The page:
There are also big leadership changes on the horizon in Asia, ranging from a new leader in South Korea to large turnover that will take place in the Politburo in China as a result of a huge wave of retirements as President Hu Jintau steps down. These shifts can easily create instability and posturing to test the boundaries of allies and opponents.  

Finally, there are also economic concerns about the future of Europe. This has been the one area where the impact on Americans has been more immediately felt, with the wild swings of the stock market based on concerns about defaults in European countries. Europeans have struggled to agree on collective solutions. Still, what the United States should do about this crisis has not been a topic of frequent discussion among the candidates.  

Unfortunately, it seems that 2012 will join a list of elections in which foreign policy was either ignored or handled in anachronistic fashion with parties missing the big changes until after they occurred.  

In 2000, Gov. George W. Bush and Vice President Al Gore were talking about recessions, high technology and lock boxes, as well as nation-building to a limited extent, while al Qaeda prepared to launch one of the most devastating attacks on the United States in the nation's history. The big issues of homeland security and counterterrorist policies received almost no scrutiny on the campaign trail. While politicians later said the threat was impossible to foresee, there were bipartisan commissions that had raised warnings about the weaknesses in the homeland security infrastructure and numerous voices, such as Richard Clarke, telling fellow officials that al Qaeda, which conducted several strikes in the 1990s, was a massive threat.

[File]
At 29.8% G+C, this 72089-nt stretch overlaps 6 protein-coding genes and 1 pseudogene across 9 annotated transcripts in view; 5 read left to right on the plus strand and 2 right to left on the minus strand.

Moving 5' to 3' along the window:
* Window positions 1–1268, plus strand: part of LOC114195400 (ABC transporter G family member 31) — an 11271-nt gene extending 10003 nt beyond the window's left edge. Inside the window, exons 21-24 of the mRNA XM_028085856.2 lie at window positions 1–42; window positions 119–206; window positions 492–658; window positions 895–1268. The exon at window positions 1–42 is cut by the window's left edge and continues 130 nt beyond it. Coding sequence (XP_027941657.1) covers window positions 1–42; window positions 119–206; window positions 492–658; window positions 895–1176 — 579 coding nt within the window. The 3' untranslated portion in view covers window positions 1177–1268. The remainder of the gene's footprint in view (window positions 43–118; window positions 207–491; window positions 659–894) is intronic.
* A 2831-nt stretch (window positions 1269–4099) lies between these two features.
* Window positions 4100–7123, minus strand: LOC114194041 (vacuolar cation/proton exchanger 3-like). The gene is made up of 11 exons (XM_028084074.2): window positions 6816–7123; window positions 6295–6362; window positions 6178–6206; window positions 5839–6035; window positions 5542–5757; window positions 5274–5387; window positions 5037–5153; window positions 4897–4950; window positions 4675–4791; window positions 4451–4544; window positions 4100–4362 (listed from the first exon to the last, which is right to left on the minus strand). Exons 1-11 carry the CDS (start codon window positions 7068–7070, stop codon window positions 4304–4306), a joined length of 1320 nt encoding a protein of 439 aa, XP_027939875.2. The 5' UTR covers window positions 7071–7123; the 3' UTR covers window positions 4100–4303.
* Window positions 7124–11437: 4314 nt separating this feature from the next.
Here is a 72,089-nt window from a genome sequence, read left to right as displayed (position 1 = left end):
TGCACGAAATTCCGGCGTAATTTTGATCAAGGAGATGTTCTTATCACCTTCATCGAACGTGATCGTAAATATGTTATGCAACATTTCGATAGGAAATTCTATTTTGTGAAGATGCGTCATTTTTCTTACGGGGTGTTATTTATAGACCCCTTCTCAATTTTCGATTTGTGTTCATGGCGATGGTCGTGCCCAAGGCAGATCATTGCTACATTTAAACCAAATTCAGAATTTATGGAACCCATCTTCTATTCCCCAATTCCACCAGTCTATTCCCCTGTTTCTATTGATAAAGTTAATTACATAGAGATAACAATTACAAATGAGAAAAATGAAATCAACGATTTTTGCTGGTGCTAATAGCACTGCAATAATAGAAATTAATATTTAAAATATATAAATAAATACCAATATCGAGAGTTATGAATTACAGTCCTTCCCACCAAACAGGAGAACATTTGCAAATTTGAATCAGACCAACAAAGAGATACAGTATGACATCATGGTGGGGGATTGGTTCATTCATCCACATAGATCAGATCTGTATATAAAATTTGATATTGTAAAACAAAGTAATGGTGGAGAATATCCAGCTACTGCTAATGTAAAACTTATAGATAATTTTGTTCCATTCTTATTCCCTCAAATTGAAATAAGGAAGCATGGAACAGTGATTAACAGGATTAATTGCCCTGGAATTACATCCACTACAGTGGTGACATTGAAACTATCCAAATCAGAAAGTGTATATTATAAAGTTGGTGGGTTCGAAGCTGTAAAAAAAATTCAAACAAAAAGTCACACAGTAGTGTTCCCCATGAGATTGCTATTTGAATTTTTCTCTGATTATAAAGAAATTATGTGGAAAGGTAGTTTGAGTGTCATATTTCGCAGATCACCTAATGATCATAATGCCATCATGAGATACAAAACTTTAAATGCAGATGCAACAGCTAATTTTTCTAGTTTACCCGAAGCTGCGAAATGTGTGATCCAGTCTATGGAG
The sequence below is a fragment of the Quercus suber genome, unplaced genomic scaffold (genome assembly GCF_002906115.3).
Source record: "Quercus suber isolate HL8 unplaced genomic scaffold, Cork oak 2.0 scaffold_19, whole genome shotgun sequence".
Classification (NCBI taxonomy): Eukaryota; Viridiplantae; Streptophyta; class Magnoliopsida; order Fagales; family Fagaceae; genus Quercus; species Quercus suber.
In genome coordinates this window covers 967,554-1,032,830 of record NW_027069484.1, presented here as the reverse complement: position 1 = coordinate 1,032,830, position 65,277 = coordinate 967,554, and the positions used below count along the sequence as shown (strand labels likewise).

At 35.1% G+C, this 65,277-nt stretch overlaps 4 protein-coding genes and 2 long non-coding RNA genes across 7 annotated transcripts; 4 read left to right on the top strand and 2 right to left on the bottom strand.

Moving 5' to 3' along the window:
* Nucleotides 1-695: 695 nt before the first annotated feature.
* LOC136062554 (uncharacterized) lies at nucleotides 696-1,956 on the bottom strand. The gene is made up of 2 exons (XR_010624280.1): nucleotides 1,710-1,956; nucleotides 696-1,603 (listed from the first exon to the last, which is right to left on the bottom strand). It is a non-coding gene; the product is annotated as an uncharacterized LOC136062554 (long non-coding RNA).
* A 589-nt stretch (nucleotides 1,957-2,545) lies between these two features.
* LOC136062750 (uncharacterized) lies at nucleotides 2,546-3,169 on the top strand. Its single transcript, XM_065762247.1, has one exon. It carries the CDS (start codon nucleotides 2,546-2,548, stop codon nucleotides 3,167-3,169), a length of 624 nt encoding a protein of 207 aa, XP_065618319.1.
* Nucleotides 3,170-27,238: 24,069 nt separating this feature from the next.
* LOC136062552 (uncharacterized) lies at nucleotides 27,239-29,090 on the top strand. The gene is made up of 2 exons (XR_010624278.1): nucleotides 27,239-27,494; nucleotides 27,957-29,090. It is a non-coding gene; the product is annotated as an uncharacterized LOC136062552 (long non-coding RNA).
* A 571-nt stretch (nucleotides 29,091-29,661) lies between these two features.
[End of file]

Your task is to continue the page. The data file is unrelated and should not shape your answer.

Similarly, in 1936 FDR and Alfred Landon squared off in a debate about domestic programs. FDR moved to the left, pushed by third-party movements saying he was spending too much and launching programs mired in corruption. The growing storms in Europe and Asia, which would result in the devastation of World War II, received minimal attention. As the historian William Leuchtenburg wrote of the dangers in Europe, "This was a peril most Americans chose to ignore. Absorbed in meeting the endless personal crises posed by the Depression, they had little patience with admonitions to direct their attention abroad."

In 1988, the candidates did talk about foreign policy but did so in the style of a parody rather than a substantive discussion about one of the biggest changes of the century. Vice President George H.W. Bush looked backward, depicting Massachusetts Gov. Michael Dukakis as a politician who would be weak on defense and be unable to stand up to the Soviet Union. Dukakis spoke primarily about domestic issues as well as the need to contain nuclear proliferation.

The collapse of the Soviet Union, which many politicians were still skeptical about, received almost no attention. When the United States needed to figure out how to handle the post-Cold War world, the candidates were still fighting like it was 1952.  

It's a grave error to elect politicians without having any gauge of what they think and what they would do on the foreign policy issues that they will face in their presidency. Unfortunately, it seems that we are once again losing an important chance to have a national dialogue and to prepare for the challenges ahead.



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The opinions expressed in this commentary are solely those of Julian Zelizer.